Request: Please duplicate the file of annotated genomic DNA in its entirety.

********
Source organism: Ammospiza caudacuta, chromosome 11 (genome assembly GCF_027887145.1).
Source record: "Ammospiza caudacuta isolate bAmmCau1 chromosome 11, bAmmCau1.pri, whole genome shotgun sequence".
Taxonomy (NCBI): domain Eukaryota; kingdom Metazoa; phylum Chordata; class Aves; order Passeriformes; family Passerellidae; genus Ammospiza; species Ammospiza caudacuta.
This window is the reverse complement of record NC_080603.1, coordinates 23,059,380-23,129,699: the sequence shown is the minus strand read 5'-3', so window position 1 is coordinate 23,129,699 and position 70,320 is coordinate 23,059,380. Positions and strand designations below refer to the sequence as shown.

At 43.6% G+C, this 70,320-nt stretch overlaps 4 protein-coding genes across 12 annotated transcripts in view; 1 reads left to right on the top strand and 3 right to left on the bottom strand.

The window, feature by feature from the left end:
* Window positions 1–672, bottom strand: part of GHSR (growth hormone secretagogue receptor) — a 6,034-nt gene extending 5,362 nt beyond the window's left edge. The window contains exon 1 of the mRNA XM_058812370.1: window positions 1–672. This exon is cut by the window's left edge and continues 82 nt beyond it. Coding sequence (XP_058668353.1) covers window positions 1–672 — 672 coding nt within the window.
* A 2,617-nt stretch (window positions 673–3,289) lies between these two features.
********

Source organism: Ammospiza caudacuta, chromosome 11 (genome assembly GCF_027887145.1).
Source record: "Ammospiza caudacuta isolate bAmmCau1 chromosome 11, bAmmCau1.pri, whole genome shotgun sequence".
Taxonomy (NCBI): domain Eukaryota; kingdom Metazoa; phylum Chordata; class Aves; order Passeriformes; family Passerellidae; genus Ammospiza; species Ammospiza caudacuta.
This window is the reverse complement of record NC_080603.1, coordinates 23,059,380-23,129,699: the sequence shown is the minus strand read 5'-3', so window position 1 is coordinate 23,129,699 and position 70,320 is coordinate 23,059,380. Positions and strand designations below refer to the sequence as shown.

At 43.6% G+C, this 70,320-nt stretch overlaps 4 protein-coding genes across 12 annotated transcripts in view; 1 reads left to right on the top strand and 3 right to left on the bottom strand.

The window, feature by feature from the left end:
* Window positions 1–672, bottom strand: part of GHSR (growth hormone secretagogue receptor) — a 6,034-nt gene extending 5,362 nt beyond the window's left edge. The window contains exon 1 of the mRNA XM_058812370.1: window positions 1–672. This exon is cut by the window's left edge and continues 82 nt beyond it. Coding sequence (XP_058668353.1) covers window positions 1–672 — 672 coding nt within the window.
* A 2,617-nt stretch (window positions 673–3,289) lies between these two features.